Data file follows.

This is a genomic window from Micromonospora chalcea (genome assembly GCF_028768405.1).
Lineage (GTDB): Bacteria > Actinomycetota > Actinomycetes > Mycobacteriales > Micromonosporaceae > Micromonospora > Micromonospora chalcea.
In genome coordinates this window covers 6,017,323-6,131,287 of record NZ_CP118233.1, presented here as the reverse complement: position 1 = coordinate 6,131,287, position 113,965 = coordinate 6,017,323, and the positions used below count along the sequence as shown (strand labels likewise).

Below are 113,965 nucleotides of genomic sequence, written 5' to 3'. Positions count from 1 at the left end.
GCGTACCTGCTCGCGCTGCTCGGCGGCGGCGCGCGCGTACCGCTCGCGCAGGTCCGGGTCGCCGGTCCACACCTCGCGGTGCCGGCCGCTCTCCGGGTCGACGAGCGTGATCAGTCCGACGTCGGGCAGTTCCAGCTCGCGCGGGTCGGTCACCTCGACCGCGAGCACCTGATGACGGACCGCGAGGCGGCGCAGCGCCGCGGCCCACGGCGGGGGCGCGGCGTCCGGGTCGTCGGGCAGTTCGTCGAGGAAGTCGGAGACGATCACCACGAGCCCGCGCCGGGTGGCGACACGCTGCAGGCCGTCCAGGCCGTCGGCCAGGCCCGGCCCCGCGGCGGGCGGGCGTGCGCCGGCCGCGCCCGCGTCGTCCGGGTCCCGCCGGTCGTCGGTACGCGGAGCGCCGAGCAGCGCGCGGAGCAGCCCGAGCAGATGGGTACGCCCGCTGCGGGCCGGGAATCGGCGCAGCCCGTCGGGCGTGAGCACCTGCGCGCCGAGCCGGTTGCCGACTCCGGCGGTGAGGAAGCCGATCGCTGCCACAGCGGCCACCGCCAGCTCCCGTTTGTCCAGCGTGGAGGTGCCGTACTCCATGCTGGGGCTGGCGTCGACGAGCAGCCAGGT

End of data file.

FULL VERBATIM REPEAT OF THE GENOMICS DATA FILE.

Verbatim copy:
This is a genomic window from Micromonospora chalcea (genome assembly GCF_028768405.1).
Lineage (GTDB): Bacteria > Actinomycetota > Actinomycetes > Mycobacteriales > Micromonosporaceae > Micromonospora > Micromonospora chalcea.
In genome coordinates this window covers 6,017,323-6,131,287 of record NZ_CP118233.1, presented here as the reverse complement: position 1 = coordinate 6,131,287, position 113,965 = coordinate 6,017,323, and the positions used below count along the sequence as shown (strand labels likewise).

Below are 113,965 nucleotides of genomic sequence, written 5' to 3'. Positions count from 1 at the left end.
GCGTACCTGCTCGCGCTGCTCGGCGGCGGCGCGCGCGTACCGCTCGCGCAGGTCCGGGTCGCCGGTCCACACCTCGCGGTGCCGGCCGCTCTCCGGGTCGACGAGCGTGATCAGTCCGACGTCGGGCAGTTCCAGCTCGCGCGGGTCGGTCACCTCGACCGCGAGCACCTGATGACGGACCGCGAGGCGGCGCAGCGCCGCGGCCCACGGCGGGGGCGCGGCGTCCGGGTCGTCGGGCAGTTCGTCGAGGAAGTCGGAGACGATCACCACGAGCCCGCGCCGGGTGGCGACACGCTGCAGGCCGTCCAGGCCGTCGGCCAGGCCCGGCCCCGCGGCGGGCGGGCGTGCGCCGGCCGCGCCCGCGTCGTCCGGGTCCCGCCGGTCGTCGGTACGCGGAGCGCCGAGCAGCGCGCGGAGCAGCCCGAGCAGATGGGTACGCCCGCTGCGGGCCGGGAATCGGCGCAGCCCGTCGGGCGTGAGCACCTGCGCGCCGAGCCGGTTGCCGACTCCGGCGGTGAGGAAGCCGATCGCTGCCACAGCGGCCACCGCCAGCTCCCGTTTGTCCAGCGTGGAGGTGCCGTACTCCATGCTGGGGCTGGCGTCGACGAGCAGCCAGGT